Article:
The U.S. Federal Trade Commission (FTC) has issued new measures to streamline artificial intelligence (AI) investigations amid rising concerns over the safety of AI products for consumers.

New Measures by FTC

The FTC stated that the new measures empower employees to issue civil investigative demands (CIDs) to AI developers suspected of breaching consumer protection rules. Under the FTC’s rulebook, CIDs operate like subpoenas, with the regulator disclosing that the new measures will improve the pace and depth of AI investigations.

Investigators can demand documents and oral testimonies from AI developers and their executives via the update. The update came in the form of an omnibus resolution and, barring any unforeseen circumstances, is expected to last for 10 years until another review.

The FTC voted 3-0 in favor of the resolution, noting that the new measures will only apply to non-public investigations involving AI or with products that claim to detect AI use.

“The omnibus resolution will streamline FTC staff’s ability to issue civil investigative demands (CIDs), which are a form of compulsory process similar to a subpoena, in investigations relating to AI, while retaining the Commission’s authority to determine when CIDs are issued,” read the announcement.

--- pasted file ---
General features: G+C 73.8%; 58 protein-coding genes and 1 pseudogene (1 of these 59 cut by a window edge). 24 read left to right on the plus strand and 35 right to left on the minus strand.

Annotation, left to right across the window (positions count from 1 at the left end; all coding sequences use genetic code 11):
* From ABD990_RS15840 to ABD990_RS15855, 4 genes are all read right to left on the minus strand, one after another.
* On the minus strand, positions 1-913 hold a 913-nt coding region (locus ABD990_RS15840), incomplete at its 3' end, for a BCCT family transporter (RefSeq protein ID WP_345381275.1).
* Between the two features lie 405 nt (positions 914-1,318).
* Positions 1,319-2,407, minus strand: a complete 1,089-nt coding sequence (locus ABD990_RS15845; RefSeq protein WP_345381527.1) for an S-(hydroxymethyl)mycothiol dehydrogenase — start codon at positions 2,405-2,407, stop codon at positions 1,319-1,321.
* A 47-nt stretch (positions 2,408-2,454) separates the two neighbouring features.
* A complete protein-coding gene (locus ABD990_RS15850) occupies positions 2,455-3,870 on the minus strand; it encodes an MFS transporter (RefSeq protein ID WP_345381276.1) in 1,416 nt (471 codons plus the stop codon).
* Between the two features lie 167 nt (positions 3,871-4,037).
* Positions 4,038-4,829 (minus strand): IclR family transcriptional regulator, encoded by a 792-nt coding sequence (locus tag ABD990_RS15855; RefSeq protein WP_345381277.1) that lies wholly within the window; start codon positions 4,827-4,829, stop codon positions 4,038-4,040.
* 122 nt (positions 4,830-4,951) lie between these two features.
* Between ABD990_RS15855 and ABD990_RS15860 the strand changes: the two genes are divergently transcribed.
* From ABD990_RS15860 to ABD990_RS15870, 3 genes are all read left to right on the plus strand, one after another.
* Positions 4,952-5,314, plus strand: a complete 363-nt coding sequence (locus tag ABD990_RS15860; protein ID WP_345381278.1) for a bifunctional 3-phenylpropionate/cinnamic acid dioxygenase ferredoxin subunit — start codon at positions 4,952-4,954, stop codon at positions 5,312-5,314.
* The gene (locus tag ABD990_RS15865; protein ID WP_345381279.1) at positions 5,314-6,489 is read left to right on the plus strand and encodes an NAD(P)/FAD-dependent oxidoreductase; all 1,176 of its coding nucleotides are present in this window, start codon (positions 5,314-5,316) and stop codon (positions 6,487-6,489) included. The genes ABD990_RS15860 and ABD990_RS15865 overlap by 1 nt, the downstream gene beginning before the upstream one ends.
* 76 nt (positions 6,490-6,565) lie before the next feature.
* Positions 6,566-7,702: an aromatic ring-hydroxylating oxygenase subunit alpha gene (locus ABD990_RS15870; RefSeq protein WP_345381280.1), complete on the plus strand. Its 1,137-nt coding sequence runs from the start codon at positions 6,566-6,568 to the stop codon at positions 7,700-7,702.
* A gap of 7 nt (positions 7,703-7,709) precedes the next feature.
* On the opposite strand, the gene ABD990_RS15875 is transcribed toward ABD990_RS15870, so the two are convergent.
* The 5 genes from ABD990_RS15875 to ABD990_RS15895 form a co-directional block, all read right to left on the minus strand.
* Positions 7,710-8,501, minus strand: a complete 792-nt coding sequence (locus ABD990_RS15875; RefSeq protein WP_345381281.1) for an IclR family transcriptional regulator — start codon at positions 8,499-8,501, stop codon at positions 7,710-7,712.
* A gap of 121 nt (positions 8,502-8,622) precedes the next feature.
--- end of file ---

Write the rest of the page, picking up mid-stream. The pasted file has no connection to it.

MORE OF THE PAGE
FTC Concerns

The FTC is concerned with the potential of AI misuse to perpetuate fraud and infringe on the privacy of millions of Americans. The regulator has also been grappling with the grim prospect of a monopoly of the fledgling AI sector by leading industry firms, noting that their dominance may promote discrimination and bias.

“The manner in which companies are developing and releasing generative AI tools and other AI products, however, raises concerns about potential harm to consumers, workers, and small businesses,” said the FTC in response to a U.S. Copyright Office’s request for information.

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Back in July, the FTC issued a CID to OpenAI, confirming the start of an in-depth investigation into the firm on allegations revolving around “unfair or deceptive privacy or data security practices.”

Heightened Regulatory Action

U.S. regulators are ramping up efforts to monitor the sector following threats to critical sectors of the national economy and other emerging technologies.

Seeking opinions on the best ways to proceed, the U.S. Copyright Office launched a public consultation into AI and intellectual property. At the same time, the Securities and Exchange Commission (SEC) has indicated a keen interest in AI use in capital markets.

Ahead of the 2024 elections, the Federal Electoral Commission (FEC) is scrambling new regulations to guide the usage of AI-generated deepfakes in political campaigns to protect voters from misinformation.

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By Team